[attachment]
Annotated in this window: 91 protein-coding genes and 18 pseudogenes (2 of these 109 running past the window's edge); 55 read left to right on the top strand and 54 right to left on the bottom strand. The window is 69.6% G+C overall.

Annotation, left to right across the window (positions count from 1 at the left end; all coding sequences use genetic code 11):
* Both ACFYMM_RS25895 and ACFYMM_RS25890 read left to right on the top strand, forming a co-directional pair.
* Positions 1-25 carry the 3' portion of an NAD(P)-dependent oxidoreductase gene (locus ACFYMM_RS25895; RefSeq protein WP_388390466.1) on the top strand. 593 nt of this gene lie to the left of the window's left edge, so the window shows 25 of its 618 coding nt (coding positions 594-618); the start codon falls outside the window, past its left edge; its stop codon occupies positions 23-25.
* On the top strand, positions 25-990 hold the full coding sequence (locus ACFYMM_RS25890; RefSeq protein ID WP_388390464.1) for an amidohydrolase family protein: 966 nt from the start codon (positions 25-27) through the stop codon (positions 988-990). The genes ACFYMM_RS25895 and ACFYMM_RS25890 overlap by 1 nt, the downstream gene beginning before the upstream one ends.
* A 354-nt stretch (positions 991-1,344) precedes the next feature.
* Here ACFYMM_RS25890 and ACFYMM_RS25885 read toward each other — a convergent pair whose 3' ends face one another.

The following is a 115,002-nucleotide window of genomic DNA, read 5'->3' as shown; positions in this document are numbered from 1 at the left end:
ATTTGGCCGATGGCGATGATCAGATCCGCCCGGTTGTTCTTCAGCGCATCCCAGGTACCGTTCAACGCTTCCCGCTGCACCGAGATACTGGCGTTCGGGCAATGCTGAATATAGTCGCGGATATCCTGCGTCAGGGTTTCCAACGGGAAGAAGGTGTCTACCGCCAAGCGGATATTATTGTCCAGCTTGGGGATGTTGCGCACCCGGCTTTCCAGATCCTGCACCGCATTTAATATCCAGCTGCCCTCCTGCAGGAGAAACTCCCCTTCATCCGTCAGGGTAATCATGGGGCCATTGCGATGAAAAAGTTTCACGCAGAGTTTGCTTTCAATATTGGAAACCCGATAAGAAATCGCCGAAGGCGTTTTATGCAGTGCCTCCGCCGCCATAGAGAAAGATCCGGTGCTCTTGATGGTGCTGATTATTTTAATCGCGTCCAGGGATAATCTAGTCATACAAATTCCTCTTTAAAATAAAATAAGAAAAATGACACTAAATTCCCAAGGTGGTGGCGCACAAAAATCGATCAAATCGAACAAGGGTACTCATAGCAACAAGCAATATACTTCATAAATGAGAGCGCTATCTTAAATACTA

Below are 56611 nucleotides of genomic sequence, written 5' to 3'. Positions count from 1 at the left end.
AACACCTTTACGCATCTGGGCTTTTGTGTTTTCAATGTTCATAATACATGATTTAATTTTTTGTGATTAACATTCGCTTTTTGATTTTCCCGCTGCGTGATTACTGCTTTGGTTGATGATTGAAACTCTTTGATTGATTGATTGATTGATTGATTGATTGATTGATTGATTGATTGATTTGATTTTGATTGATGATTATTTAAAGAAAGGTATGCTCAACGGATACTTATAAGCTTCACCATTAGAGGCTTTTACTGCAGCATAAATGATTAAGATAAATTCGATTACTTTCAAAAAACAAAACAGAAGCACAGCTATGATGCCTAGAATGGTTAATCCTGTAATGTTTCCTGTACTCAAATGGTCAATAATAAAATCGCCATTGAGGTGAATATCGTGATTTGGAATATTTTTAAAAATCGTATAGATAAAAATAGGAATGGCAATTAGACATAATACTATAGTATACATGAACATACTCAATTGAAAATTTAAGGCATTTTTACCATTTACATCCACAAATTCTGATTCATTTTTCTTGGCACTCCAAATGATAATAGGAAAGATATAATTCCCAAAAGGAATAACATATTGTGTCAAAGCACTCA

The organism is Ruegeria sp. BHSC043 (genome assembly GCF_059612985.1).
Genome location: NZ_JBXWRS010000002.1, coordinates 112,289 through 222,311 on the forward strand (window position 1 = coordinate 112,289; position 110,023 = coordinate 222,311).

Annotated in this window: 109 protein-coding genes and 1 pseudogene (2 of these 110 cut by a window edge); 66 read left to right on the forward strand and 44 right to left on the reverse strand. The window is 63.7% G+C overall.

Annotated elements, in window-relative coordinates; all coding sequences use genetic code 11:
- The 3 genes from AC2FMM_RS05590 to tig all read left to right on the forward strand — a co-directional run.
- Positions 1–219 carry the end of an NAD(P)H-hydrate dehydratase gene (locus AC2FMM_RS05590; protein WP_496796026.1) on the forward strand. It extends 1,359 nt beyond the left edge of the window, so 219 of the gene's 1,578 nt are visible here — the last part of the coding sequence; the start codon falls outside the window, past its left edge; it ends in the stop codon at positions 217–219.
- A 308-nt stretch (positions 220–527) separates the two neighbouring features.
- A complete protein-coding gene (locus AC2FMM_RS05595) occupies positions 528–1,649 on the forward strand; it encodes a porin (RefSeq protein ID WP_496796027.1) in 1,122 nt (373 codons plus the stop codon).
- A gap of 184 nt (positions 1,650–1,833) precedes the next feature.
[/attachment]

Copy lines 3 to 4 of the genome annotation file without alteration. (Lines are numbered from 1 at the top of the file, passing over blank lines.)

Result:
* Both ACFYMM_RS25895 and ACFYMM_RS25890 read left to right on the top strand, forming a co-directional pair.
* Positions 1-25 carry the 3' portion of an NAD(P)-dependent oxidoreductase gene (locus ACFYMM_RS25895; RefSeq protein WP_388390466.1) on the top strand. 593 nt of this gene lie to the left of the window's left edge, so the window shows 25 of its 618 coding nt (coding positions 594-618); the start codon falls outside the window, past its left edge; its stop codon occupies positions 23-25.